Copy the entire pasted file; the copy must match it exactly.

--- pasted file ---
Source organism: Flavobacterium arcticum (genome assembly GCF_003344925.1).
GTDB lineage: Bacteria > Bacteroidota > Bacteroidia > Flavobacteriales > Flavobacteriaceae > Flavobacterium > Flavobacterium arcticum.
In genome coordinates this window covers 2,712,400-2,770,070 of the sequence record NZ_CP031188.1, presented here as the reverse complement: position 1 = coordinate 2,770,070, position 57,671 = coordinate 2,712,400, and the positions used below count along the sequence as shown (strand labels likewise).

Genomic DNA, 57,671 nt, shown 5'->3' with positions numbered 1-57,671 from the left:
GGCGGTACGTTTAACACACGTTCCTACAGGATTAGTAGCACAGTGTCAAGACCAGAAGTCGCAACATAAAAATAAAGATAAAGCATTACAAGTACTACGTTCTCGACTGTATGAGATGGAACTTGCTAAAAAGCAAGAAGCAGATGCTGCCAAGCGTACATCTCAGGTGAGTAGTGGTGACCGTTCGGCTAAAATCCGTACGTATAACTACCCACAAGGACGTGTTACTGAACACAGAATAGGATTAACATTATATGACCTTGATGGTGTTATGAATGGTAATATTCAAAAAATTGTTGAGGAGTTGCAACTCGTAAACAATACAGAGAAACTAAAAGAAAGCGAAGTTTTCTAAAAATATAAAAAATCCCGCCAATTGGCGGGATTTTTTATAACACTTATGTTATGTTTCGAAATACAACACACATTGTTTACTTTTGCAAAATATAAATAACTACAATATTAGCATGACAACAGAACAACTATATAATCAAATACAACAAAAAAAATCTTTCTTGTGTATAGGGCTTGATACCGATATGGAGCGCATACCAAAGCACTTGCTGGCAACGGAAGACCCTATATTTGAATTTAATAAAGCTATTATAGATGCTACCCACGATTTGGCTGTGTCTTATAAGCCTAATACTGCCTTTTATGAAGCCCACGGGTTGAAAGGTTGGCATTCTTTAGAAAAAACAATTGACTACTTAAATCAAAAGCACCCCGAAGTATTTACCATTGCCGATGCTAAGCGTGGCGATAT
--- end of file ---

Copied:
Source organism: Flavobacterium arcticum (genome assembly GCF_003344925.1).
GTDB lineage: Bacteria > Bacteroidota > Bacteroidia > Flavobacteriales > Flavobacteriaceae > Flavobacterium > Flavobacterium arcticum.
In genome coordinates this window covers 2,712,400-2,770,070 of the sequence record NZ_CP031188.1, presented here as the reverse complement: position 1 = coordinate 2,770,070, position 57,671 = coordinate 2,712,400, and the positions used below count along the sequence as shown (strand labels likewise).

Genomic DNA, 57,671 nt, shown 5'->3' with positions numbered 1-57,671 from the left:
GGCGGTACGTTTAACACACGTTCCTACAGGATTAGTAGCACAGTGTCAAGACCAGAAGTCGCAACATAAAAATAAAGATAAAGCATTACAAGTACTACGTTCTCGACTGTATGAGATGGAACTTGCTAAAAAGCAAGAAGCAGATGCTGCCAAGCGTACATCTCAGGTGAGTAGTGGTGACCGTTCGGCTAAAATCCGTACGTATAACTACCCACAAGGACGTGTTACTGAACACAGAATAGGATTAACATTATATGACCTTGATGGTGTTATGAATGGTAATATTCAAAAAATTGTTGAGGAGTTGCAACTCGTAAACAATACAGAGAAACTAAAAGAAAGCGAAGTTTTCTAAAAATATAAAAAATCCCGCCAATTGGCGGGATTTTTTATAACACTTATGTTATGTTTCGAAATACAACACACATTGTTTACTTTTGCAAAATATAAATAACTACAATATTAGCATGACAACAGAACAACTATATAATCAAATACAACAAAAAAAATCTTTCTTGTGTATAGGGCTTGATACCGATATGGAGCGCATACCAAAGCACTTGCTGGCAACGGAAGACCCTATATTTGAATTTAATAAAGCTATTATAGATGCTACCCACGATTTGGCTGTGTCTTATAAGCCTAATACTGCCTTTTATGAAGCCCACGGGTTGAAAGGTTGGCATTCTTTAGAAAAAACAATTGACTACTTAAATCAAAAGCACCCCGAAGTATTTACCATTGCCGATGCTAAGCGTGGCGATAT